Opening times: Mon-Wed 11am-6pm, Thurs-Fri 11am-8pm, Sat-Sun 10am-8pm.

Free admission.

Open now until 4th August so arrange a date soon.

For more details, click here.

chan hanging down


Side step: last chance to eat a crêpe in Hampstead?

14 Jul


The little crêpe stand that’s been stationed on Hampstead high street for the past 33 years is a much-loved landmark and true Hampstead institution.

It’s one of the many reasons I’ll travel that far up the Northern line, but possibly not for long with news that La Crêperie de Hampstead may be shutting for business.

The little stand dishes out amazing sweet crêpes and savoury gallettes that take me back to my year abroad in Paris – the kind of freshly-made pancakes that ooze Belgian chocolate layer after layer, served just like in the City of Light. There’s always a queue, rain or shine, and the van stays open till late, perfect for midnight snacking.


But the charming atmosphere has been tarnished recently, with news that La Crêperie de Hampstead is being “evicted” by the pub next door.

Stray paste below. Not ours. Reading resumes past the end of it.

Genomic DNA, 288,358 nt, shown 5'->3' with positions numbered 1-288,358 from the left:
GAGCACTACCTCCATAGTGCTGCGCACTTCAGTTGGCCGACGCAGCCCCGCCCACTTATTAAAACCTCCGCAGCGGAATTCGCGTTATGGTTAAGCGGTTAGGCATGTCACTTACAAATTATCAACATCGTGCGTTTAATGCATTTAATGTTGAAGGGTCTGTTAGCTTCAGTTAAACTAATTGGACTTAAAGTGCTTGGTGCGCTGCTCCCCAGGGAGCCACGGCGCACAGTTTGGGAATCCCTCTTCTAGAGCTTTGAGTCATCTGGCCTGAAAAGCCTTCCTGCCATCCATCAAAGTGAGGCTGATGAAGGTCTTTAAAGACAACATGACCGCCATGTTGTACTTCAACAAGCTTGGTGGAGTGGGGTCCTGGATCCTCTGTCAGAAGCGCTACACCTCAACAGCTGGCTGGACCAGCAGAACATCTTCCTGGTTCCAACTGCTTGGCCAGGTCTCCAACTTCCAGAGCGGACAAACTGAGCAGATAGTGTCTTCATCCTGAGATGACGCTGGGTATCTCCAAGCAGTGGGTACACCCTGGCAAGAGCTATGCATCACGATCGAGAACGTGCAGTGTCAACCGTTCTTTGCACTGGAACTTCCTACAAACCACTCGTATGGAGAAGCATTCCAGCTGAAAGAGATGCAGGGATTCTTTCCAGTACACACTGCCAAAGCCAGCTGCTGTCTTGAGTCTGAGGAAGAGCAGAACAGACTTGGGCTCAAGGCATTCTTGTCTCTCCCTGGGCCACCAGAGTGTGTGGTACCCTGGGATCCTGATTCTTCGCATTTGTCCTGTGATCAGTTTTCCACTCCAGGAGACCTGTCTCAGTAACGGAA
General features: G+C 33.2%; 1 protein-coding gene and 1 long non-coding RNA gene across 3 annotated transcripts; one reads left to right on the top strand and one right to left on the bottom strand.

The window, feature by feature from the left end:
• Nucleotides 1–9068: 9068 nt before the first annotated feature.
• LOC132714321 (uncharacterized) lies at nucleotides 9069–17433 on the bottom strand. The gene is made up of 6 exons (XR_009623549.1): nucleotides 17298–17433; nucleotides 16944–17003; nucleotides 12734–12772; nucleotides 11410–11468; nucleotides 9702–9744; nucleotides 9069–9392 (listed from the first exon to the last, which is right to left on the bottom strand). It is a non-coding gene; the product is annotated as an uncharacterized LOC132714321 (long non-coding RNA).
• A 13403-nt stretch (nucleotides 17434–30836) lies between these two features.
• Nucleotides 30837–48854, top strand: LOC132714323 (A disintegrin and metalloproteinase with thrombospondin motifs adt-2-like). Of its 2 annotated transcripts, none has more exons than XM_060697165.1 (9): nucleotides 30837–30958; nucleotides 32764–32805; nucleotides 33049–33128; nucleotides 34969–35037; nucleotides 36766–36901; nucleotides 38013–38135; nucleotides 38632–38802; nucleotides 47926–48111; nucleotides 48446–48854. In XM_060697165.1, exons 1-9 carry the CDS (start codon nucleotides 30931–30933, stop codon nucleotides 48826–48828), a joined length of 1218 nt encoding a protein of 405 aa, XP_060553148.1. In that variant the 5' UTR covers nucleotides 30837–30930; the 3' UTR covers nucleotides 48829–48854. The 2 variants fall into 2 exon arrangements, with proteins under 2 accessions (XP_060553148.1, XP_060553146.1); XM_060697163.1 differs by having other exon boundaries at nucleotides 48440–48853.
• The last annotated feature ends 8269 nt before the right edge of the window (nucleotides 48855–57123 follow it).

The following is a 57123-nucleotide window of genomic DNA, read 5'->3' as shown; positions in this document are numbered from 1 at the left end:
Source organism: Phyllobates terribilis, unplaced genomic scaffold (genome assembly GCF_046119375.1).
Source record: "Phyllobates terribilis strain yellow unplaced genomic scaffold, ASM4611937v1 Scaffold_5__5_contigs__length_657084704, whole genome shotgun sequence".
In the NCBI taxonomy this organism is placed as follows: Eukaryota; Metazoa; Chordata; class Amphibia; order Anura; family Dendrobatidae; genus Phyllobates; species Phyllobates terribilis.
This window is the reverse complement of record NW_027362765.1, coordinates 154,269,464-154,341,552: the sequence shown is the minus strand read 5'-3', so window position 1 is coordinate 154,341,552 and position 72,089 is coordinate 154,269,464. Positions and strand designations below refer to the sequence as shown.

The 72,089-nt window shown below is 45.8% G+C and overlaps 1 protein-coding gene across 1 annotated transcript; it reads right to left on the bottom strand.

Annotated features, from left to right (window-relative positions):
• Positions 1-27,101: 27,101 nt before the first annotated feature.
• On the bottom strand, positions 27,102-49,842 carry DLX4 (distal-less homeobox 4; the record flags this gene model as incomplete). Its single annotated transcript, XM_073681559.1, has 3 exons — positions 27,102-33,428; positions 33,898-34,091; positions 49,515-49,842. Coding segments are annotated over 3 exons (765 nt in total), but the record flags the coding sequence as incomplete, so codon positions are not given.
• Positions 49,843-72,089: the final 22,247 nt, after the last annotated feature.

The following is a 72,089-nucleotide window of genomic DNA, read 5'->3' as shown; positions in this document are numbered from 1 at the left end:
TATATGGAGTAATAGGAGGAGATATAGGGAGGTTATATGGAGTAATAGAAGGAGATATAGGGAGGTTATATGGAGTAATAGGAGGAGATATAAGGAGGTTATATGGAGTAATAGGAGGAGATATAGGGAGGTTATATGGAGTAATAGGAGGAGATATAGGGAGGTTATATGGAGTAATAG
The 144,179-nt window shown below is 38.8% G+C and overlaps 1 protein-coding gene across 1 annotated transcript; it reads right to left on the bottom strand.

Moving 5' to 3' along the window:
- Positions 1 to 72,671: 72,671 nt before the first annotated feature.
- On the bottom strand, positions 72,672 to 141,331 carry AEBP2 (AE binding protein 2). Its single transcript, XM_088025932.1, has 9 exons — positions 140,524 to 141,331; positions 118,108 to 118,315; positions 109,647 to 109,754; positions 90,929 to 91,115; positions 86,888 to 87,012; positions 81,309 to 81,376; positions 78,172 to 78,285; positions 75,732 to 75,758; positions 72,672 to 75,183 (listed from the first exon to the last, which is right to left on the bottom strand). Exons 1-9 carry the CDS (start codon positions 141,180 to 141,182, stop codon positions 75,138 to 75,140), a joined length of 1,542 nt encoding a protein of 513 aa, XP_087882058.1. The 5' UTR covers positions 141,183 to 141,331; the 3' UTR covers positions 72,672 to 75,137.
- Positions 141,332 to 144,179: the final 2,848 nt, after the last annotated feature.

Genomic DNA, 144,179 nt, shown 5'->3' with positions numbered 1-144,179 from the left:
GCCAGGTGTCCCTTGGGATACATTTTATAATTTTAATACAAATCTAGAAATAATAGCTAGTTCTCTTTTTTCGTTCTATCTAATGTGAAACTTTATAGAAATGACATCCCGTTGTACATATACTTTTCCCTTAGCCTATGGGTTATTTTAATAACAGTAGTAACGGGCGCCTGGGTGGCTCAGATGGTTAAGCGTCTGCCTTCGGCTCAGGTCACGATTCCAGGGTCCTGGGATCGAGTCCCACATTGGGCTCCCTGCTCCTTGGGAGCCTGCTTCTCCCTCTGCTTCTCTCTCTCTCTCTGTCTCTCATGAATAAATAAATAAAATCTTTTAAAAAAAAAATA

Signs have been plastered on the van asking locals to sign a petition to save the crêperie, and warn that “this may be your last crêpe”. The business has got a lot of attention from the media and their online petition has well-exceeded their target with 1,441 signatures.


The pub has responded to the uproar, and in an open letter to the press and public explained that they have been providing the crêperie with storage and refrigeration facilities in their garden, free of charge, for several years.

The pub now needs the space back, and offered the crêperie an alternative section in their kitchen, for a fee, which they rejected.

The crêpe war continues but at the time of visiting, the signs stated that they could be closing in just fourteen days, so sometime in July. Given their backing and popularity, and the fact that La Crêperie de Hampstead has sold more than three million crêpes since opening, I doubt we will see the van driving away.

But just in case, get yourself to Hampstead and savour the crêpes while you can.


The details:

Location: 77a Hampstead High Street, Hampstead tube

Opening times: daily 10am-11pm

Prices: average £4 a crêpe

To see the petition online, click here.